Overthinking Everything: School Party Edition
After what we are calling the Unfortunate Gingerbread Incident, I am more cognizant now of the minefield of classroom holidays, and thanks to Pinterest, I am completely paranoid about how high the bar can be set. And while I love the Bloggess’ ideas for classroom valentines (“Bee Mine”, attached to a bag of live bees, and giving every kid a kitten top my list of faves), that probably isn’t going to be practical. Where am I going to get that many bees, for starters?
How darling are these, for classroom valentines? The are a free printable, from Sweet Muffin Suite, and I can get glitter pencils from Oriental Trading. However, this is my problem: I love these, obviously. They are like Pinterest catnip to me. But is this the valentine that my girls want to give out, or the valentine I want the other moms to see my girls give out? I mean, I love the glitter pencil, and we always attach something to the valentines, but is it better to let the kids go to Target and pick out a character-themed valentine card pack, like Spongebob, or to make something like this at home?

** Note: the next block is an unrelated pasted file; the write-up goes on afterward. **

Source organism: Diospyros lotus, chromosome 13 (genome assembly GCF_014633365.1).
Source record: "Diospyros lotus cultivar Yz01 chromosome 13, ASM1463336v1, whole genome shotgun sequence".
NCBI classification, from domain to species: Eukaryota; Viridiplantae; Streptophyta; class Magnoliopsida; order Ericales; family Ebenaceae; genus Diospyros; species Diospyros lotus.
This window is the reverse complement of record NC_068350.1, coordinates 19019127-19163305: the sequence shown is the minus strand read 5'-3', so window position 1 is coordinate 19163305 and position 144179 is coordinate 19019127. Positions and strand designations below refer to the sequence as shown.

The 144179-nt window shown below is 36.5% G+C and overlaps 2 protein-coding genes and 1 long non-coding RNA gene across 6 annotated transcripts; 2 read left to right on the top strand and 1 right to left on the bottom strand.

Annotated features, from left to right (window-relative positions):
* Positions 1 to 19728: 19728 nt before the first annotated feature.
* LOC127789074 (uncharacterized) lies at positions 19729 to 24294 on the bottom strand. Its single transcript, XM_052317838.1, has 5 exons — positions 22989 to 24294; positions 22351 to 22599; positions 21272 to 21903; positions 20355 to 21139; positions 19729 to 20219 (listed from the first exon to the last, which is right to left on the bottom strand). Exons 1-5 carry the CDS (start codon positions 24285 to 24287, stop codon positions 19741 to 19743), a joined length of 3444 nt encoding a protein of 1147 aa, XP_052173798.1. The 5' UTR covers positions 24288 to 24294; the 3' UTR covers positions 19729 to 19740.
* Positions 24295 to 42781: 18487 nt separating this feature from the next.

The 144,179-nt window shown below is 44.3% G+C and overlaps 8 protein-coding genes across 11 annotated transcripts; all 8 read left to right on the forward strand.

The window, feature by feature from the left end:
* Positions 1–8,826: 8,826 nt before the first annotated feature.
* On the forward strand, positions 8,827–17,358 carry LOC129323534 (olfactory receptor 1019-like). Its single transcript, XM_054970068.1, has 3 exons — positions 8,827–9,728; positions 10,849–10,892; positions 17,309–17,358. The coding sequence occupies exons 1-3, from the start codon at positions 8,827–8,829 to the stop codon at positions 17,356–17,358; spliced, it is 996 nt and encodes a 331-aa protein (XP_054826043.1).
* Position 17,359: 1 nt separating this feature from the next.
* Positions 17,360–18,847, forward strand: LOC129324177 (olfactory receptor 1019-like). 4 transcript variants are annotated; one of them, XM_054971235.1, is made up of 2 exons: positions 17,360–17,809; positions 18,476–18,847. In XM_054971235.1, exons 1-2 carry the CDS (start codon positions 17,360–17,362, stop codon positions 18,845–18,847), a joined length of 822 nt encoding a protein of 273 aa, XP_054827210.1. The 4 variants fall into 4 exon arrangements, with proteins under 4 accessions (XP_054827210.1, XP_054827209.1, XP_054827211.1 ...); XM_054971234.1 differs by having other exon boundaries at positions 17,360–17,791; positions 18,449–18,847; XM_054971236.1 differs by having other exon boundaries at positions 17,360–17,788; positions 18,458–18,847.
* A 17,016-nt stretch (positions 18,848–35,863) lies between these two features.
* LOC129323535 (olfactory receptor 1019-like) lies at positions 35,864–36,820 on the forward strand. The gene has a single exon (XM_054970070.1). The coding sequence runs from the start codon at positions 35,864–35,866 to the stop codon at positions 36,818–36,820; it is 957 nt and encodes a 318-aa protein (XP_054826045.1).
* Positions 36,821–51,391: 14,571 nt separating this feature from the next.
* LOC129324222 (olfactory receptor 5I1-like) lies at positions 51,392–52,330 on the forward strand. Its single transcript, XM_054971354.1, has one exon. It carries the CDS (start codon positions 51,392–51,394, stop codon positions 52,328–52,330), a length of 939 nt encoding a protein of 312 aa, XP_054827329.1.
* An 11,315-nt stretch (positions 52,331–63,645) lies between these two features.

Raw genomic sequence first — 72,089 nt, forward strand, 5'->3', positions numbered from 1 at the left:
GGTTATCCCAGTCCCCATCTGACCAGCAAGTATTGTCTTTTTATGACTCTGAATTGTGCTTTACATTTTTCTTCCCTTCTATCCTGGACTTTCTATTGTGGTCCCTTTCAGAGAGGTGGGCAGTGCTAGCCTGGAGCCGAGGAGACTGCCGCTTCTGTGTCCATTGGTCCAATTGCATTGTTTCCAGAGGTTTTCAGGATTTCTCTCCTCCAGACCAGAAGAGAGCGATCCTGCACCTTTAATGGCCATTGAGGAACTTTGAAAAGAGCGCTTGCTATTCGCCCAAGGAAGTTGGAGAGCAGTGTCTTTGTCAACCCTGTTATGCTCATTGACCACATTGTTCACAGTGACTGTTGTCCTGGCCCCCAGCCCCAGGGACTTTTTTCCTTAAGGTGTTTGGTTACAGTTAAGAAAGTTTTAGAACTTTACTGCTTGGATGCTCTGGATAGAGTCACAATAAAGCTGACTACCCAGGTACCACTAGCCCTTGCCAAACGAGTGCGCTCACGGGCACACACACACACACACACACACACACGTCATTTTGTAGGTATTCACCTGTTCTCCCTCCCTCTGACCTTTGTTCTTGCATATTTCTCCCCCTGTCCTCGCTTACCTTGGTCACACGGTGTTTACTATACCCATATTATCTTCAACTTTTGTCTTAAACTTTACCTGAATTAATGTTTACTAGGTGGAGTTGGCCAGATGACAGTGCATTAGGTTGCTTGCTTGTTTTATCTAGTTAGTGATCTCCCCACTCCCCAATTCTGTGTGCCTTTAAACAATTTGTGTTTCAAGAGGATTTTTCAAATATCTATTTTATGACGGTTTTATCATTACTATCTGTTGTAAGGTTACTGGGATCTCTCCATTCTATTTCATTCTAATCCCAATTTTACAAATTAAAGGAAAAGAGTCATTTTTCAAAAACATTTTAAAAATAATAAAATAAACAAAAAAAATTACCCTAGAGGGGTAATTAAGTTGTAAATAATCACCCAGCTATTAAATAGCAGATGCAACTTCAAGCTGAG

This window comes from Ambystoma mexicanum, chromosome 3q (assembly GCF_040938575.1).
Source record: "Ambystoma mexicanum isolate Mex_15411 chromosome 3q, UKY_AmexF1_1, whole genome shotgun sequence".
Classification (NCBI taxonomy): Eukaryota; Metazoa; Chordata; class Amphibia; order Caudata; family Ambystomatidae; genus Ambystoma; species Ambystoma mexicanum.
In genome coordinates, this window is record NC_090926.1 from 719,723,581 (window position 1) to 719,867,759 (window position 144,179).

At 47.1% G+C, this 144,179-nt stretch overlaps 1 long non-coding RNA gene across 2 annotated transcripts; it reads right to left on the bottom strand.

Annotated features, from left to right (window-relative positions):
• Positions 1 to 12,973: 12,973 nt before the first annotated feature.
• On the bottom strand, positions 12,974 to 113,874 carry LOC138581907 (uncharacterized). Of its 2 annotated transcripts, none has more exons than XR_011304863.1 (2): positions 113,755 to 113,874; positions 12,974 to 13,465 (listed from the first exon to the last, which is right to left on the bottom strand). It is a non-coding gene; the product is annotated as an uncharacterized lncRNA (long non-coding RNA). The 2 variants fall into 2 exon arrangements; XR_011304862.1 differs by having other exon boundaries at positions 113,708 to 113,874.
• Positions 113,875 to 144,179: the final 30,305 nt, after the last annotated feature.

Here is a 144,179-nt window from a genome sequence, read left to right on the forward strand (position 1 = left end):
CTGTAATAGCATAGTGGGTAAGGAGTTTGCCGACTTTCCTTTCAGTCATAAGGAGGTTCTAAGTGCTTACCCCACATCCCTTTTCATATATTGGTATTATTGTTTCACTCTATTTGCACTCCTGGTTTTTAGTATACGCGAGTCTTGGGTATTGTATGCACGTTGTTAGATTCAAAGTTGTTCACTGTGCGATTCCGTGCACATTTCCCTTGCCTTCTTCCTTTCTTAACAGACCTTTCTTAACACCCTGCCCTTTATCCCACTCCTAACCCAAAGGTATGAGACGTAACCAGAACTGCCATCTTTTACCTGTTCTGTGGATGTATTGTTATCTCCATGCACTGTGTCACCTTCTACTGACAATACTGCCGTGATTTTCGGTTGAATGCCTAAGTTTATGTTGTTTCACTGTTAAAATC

The pro is, if I do this, my husband will help. We are trying to do these parenting things together, and it is kind of fun to dye easter eggs with him, to decorate for Xmas, to make valentines together. We get out the good bottle of Rye, put some music on, and get our craft on. And I appreciate it so much, that he doesn’t hang me out to dry, 100% responsible for being the one who plays the Stay At Home Mom role, who gets involved in this stuff. Also, he is an artist, so he can appreciate the fun of getting a little messy and drunk at the same time.
The con is, we have two girls, which means 50+ valentines. Do I have the patience to make 50 valentines? I am not sure. Am I overthinking this? OF COURSE I AM. That is what graduate school does to you – it makes you cautious of the dominant narratives, cognizant of the hegemonic reading of every object, and paranoid of your every motive. If you are looking for me, I will be over in the corner, weeping into my copy of Bourdieu and unpacking my giant backpack of white privilege.